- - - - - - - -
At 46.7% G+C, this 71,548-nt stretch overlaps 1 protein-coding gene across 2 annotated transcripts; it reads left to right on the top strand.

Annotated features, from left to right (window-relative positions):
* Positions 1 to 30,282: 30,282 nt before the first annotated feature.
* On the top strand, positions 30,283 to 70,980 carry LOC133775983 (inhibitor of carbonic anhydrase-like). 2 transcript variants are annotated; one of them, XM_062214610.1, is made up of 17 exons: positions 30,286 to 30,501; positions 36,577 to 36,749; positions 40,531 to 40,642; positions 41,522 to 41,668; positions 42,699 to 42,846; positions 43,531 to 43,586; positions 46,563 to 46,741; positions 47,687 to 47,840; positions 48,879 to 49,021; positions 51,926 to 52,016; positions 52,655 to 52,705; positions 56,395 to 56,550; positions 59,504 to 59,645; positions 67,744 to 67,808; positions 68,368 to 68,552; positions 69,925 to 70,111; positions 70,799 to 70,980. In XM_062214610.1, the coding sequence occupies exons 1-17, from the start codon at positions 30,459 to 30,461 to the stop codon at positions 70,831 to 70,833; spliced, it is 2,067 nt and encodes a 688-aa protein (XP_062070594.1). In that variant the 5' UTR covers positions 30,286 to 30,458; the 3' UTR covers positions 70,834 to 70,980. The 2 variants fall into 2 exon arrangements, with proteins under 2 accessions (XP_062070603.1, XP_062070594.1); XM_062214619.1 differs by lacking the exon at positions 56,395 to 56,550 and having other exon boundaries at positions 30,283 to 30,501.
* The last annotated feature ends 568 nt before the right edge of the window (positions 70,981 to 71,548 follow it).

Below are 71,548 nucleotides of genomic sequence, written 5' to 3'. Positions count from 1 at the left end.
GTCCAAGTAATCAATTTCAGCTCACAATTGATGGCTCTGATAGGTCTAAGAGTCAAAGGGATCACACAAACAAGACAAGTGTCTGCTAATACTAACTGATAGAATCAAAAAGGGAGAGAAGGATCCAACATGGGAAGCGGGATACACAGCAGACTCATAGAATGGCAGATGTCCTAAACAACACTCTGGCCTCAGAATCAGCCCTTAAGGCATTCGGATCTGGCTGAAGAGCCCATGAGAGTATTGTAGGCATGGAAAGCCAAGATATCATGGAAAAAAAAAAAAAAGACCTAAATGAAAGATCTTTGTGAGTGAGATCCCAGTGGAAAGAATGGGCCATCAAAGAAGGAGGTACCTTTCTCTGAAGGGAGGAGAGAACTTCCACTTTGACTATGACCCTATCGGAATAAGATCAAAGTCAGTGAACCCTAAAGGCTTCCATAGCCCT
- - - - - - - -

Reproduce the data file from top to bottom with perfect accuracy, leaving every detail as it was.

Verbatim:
At 46.7% G+C, this 71,548-nt stretch overlaps 1 protein-coding gene across 2 annotated transcripts; it reads left to right on the top strand.

Annotated features, from left to right (window-relative positions):
* Positions 1 to 30,282: 30,282 nt before the first annotated feature.
* On the top strand, positions 30,283 to 70,980 carry LOC133775983 (inhibitor of carbonic anhydrase-like). 2 transcript variants are annotated; one of them, XM_062214610.1, is made up of 17 exons: positions 30,286 to 30,501; positions 36,577 to 36,749; positions 40,531 to 40,642; positions 41,522 to 41,668; positions 42,699 to 42,846; positions 43,531 to 43,586; positions 46,563 to 46,741; positions 47,687 to 47,840; positions 48,879 to 49,021; positions 51,926 to 52,016; positions 52,655 to 52,705; positions 56,395 to 56,550; positions 59,504 to 59,645; positions 67,744 to 67,808; positions 68,368 to 68,552; positions 69,925 to 70,111; positions 70,799 to 70,980. In XM_062214610.1, the coding sequence occupies exons 1-17, from the start codon at positions 30,459 to 30,461 to the stop codon at positions 70,831 to 70,833; spliced, it is 2,067 nt and encodes a 688-aa protein (XP_062070594.1). In that variant the 5' UTR covers positions 30,286 to 30,458; the 3' UTR covers positions 70,834 to 70,980. The 2 variants fall into 2 exon arrangements, with proteins under 2 accessions (XP_062070603.1, XP_062070594.1); XM_062214619.1 differs by lacking the exon at positions 56,395 to 56,550 and having other exon boundaries at positions 30,283 to 30,501.
* The last annotated feature ends 568 nt before the right edge of the window (positions 70,981 to 71,548 follow it).

Below are 71,548 nucleotides of genomic sequence, written 5' to 3'. Positions count from 1 at the left end.
GTCCAAGTAATCAATTTCAGCTCACAATTGATGGCTCTGATAGGTCTAAGAGTCAAAGGGATCACACAAACAAGACAAGTGTCTGCTAATACTAACTGATAGAATCAAAAAGGGAGAGAAGGATCCAACATGGGAAGCGGGATACACAGCAGACTCATAGAATGGCAGATGTCCTAAACAACACTCTGGCCTCAGAATCAGCCCTTAAGGCATTCGGATCTGGCTGAAGAGCCCATGAGAGTATTGTAGGCATGGAAAGCCAAGATATCATGGAAAAAAAAAAAAAAGACCTAAATGAAAGATCTTTGTGAGTGAGATCCCAGTGGAAAGAATGGGCCATCAAAGAAGGAGGTACCTTTCTCTGAAGGGAGGAGAGAACTTCCACTTTGACTATGACCCTATCGGAATAAGATCAAAGTCAGTGAACCCTAAAGGCTTCCATAGCCCT